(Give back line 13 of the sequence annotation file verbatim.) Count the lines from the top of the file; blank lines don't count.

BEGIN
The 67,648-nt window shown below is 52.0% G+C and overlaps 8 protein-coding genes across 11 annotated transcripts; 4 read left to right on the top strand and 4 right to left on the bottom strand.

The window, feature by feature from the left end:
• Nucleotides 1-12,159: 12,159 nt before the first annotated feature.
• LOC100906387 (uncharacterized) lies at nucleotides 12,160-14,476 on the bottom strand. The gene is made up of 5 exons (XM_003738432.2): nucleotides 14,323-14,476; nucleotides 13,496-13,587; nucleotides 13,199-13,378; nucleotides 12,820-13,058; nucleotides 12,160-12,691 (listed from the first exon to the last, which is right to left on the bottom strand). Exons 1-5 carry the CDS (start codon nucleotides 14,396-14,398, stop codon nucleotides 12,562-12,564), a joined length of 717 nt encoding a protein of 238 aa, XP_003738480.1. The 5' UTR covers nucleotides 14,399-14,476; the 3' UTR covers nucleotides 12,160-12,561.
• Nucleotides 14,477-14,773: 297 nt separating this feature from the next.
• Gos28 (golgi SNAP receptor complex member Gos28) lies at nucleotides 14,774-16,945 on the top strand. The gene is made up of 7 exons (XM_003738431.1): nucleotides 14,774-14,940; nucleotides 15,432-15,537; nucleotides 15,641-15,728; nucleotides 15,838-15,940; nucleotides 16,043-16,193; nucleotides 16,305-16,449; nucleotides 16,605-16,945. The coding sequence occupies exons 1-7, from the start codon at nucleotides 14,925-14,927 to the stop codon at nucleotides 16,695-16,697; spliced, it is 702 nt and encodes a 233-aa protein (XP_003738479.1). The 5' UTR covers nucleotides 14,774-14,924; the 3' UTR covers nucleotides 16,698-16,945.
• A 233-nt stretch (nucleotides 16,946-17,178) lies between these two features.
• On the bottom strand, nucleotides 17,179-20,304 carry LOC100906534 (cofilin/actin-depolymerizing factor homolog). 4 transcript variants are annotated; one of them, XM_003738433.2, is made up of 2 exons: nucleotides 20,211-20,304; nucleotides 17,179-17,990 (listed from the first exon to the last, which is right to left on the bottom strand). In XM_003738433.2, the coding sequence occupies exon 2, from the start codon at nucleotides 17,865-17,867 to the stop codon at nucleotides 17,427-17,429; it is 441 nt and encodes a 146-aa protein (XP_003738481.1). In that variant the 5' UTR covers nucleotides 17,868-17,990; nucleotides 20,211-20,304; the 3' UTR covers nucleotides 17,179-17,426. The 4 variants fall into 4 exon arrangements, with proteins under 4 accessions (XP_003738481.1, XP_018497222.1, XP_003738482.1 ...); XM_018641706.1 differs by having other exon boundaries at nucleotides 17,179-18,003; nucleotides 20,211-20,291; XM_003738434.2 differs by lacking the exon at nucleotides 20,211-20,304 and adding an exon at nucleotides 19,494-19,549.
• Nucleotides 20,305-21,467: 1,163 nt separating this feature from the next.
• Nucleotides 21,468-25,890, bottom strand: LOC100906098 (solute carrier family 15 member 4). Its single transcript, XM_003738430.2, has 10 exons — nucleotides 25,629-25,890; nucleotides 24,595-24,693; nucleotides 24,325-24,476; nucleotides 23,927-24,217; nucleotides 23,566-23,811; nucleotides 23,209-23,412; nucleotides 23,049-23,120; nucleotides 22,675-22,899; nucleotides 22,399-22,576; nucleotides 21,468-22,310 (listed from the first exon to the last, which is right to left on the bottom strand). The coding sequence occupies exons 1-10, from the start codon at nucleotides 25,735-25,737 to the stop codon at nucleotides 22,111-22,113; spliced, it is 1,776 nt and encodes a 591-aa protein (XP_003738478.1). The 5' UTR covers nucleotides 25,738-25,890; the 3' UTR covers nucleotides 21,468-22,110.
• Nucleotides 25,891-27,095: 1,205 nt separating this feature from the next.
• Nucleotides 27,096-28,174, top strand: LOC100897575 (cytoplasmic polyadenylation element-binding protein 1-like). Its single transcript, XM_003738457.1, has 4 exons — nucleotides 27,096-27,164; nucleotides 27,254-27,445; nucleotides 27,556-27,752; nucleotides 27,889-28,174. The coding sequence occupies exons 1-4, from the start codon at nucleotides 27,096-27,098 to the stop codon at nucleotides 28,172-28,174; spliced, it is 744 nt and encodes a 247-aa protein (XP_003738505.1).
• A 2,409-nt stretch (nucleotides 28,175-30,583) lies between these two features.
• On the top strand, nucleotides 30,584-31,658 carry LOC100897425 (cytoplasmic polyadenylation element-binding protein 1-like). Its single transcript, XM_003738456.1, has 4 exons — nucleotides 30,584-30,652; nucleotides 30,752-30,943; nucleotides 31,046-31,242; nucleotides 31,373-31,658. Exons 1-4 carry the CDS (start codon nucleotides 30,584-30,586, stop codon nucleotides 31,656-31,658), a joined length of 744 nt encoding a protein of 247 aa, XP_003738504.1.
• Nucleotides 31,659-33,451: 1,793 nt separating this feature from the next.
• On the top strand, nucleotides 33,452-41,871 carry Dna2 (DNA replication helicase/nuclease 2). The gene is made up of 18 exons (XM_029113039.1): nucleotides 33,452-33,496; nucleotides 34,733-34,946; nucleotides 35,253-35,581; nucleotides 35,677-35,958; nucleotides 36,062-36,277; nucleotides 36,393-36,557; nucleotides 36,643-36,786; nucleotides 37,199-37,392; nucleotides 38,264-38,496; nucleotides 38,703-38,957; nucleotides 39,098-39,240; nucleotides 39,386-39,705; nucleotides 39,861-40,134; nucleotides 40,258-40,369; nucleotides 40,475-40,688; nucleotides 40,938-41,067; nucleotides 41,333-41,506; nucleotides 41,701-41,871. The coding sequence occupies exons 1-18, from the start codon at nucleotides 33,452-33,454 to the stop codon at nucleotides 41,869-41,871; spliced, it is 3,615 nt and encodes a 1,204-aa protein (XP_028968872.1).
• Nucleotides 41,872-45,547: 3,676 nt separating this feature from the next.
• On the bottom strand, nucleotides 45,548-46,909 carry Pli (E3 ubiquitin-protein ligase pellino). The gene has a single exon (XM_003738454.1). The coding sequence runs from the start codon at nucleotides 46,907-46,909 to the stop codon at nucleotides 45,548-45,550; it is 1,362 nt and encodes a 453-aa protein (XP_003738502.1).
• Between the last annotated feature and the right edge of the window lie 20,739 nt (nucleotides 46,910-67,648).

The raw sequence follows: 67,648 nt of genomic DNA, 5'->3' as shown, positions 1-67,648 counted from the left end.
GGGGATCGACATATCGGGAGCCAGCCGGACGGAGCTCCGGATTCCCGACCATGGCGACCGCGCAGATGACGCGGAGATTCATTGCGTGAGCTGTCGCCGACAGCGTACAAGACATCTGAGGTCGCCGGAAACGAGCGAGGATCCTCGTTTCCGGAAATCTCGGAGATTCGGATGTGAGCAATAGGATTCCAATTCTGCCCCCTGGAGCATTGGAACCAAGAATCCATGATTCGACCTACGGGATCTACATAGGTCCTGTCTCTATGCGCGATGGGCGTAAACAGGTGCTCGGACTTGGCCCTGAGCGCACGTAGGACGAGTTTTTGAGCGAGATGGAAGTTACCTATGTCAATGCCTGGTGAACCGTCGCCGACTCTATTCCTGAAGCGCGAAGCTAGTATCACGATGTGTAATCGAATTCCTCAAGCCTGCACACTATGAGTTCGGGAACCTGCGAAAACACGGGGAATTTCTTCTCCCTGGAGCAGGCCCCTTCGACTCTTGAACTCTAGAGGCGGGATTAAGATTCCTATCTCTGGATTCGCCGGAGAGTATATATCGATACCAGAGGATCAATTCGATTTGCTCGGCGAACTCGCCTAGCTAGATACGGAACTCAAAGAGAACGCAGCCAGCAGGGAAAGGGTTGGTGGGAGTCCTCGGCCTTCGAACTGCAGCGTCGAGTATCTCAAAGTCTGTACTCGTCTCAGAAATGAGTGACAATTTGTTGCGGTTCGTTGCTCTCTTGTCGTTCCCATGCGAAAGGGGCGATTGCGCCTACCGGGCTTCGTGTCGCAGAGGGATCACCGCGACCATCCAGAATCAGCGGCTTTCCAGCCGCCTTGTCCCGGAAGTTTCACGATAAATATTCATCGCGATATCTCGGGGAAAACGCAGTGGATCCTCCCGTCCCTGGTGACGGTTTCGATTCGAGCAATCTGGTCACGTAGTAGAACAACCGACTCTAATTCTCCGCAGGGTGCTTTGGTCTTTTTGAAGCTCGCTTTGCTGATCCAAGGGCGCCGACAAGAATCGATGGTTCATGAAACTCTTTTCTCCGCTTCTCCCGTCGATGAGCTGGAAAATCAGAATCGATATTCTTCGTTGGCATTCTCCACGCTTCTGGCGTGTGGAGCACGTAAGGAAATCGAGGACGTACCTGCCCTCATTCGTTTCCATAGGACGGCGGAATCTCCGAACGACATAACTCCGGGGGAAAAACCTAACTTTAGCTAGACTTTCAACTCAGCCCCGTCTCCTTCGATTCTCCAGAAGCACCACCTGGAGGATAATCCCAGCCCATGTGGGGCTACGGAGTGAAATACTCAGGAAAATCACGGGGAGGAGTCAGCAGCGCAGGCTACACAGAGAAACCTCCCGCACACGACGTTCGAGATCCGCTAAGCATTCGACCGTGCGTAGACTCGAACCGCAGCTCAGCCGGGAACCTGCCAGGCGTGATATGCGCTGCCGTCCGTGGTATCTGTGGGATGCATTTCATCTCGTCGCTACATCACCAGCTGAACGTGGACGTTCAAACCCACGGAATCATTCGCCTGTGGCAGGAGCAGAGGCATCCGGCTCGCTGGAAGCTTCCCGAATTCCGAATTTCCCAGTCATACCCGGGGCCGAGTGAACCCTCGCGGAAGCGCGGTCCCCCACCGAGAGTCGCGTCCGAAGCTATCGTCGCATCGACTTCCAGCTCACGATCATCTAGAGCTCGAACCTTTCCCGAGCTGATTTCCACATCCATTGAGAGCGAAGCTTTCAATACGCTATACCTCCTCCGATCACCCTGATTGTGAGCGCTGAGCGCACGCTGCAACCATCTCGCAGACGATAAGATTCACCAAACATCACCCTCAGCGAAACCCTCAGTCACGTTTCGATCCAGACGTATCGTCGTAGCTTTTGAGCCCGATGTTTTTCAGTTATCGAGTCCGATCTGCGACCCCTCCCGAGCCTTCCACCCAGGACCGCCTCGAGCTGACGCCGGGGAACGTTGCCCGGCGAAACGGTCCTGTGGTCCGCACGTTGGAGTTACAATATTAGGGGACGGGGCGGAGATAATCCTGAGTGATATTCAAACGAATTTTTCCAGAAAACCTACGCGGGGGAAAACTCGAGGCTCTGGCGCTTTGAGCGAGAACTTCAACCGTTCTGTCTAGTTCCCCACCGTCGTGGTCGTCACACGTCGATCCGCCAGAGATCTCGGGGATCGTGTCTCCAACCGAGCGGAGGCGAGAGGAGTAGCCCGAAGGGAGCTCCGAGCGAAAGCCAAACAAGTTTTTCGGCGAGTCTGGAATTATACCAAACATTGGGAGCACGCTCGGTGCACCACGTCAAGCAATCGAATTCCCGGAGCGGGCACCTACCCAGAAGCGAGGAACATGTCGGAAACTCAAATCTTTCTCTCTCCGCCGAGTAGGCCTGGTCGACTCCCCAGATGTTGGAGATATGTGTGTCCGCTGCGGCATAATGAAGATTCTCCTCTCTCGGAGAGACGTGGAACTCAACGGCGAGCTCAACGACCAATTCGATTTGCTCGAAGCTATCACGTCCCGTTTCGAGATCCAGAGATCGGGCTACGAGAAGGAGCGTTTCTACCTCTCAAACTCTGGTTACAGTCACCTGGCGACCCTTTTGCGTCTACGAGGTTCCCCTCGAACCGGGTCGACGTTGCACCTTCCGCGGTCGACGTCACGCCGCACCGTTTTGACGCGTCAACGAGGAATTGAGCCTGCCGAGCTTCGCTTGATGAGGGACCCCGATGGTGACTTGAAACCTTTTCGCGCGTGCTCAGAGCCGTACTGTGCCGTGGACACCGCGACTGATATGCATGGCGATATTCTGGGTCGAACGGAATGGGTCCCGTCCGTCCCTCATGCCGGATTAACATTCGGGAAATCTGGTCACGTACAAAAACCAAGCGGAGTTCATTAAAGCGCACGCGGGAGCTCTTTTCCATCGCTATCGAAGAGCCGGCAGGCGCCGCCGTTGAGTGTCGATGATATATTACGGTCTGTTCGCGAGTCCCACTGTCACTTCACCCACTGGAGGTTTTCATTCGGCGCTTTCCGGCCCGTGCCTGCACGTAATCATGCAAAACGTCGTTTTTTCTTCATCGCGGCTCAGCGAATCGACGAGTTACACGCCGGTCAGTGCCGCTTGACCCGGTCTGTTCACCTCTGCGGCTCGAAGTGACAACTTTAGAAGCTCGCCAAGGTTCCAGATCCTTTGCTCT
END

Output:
• A 2,409-nt stretch (nucleotides 28,175-30,583) lies between these two features.